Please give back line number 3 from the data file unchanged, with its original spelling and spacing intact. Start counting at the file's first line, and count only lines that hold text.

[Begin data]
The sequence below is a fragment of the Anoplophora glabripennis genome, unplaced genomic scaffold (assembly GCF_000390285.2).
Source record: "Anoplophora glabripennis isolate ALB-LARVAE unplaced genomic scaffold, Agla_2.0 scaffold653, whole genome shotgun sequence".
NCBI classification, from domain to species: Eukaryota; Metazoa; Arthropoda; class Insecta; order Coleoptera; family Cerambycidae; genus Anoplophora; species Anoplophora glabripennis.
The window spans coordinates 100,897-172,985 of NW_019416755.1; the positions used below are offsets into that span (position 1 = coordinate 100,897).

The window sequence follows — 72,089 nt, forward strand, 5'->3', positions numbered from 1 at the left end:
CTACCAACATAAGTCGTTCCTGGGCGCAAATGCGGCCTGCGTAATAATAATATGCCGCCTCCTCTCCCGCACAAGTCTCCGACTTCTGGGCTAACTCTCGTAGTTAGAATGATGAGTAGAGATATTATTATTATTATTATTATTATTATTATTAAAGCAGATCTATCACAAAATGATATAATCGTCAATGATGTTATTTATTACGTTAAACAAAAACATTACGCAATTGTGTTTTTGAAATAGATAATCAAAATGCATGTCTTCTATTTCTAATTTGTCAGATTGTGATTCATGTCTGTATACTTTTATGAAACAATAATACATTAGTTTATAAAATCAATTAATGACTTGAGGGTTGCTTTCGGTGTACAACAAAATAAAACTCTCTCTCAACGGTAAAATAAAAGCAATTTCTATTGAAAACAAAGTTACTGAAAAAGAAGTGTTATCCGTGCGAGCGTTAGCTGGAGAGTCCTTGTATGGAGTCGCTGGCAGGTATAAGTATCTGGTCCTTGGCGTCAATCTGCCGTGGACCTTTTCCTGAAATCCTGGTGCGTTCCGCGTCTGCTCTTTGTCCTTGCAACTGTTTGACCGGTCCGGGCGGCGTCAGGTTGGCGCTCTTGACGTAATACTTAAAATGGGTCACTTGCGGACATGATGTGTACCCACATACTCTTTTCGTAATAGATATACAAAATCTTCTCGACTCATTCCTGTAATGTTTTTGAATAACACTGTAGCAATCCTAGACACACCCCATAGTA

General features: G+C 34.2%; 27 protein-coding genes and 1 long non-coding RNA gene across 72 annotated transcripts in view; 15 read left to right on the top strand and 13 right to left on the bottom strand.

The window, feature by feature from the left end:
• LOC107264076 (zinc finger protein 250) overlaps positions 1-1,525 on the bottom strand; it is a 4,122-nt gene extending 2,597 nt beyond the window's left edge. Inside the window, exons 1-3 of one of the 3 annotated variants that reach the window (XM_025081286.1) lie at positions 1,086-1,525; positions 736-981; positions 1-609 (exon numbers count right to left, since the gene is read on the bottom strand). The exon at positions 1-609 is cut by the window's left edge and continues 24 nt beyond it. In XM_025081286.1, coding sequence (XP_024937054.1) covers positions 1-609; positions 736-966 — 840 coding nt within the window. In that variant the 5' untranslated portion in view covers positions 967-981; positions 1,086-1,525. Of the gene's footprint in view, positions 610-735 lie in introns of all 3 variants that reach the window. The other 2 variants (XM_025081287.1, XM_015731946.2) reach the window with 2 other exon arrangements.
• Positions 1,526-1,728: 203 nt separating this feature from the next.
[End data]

NCBI classification, from domain to species: Eukaryota; Metazoa; Arthropoda; class Insecta; order Coleoptera; family Cerambycidae; genus Anoplophora; species Anoplophora glabripennis.